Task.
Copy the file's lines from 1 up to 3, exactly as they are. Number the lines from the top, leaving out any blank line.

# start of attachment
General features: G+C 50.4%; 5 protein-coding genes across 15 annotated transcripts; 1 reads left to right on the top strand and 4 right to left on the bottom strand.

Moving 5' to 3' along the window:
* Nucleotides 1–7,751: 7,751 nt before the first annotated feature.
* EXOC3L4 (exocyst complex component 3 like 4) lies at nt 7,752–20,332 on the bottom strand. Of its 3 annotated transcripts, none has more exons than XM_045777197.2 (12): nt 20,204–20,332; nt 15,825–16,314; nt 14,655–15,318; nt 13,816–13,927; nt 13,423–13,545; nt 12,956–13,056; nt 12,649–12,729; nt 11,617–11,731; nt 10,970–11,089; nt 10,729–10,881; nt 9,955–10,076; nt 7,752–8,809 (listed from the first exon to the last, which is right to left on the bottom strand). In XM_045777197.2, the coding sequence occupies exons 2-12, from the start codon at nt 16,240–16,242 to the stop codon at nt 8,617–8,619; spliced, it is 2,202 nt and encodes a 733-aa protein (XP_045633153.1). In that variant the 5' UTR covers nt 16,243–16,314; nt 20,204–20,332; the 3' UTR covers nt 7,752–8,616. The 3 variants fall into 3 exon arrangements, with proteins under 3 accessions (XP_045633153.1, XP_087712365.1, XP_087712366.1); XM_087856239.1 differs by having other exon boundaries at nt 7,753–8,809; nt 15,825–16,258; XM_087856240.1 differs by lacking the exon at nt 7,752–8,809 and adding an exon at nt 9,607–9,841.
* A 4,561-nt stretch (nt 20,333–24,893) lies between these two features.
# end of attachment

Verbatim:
General features: G+C 50.4%; 5 protein-coding genes across 15 annotated transcripts; 1 reads left to right on the top strand and 4 right to left on the bottom strand.

Moving 5' to 3' along the window:
* Nucleotides 1–7,751: 7,751 nt before the first annotated feature.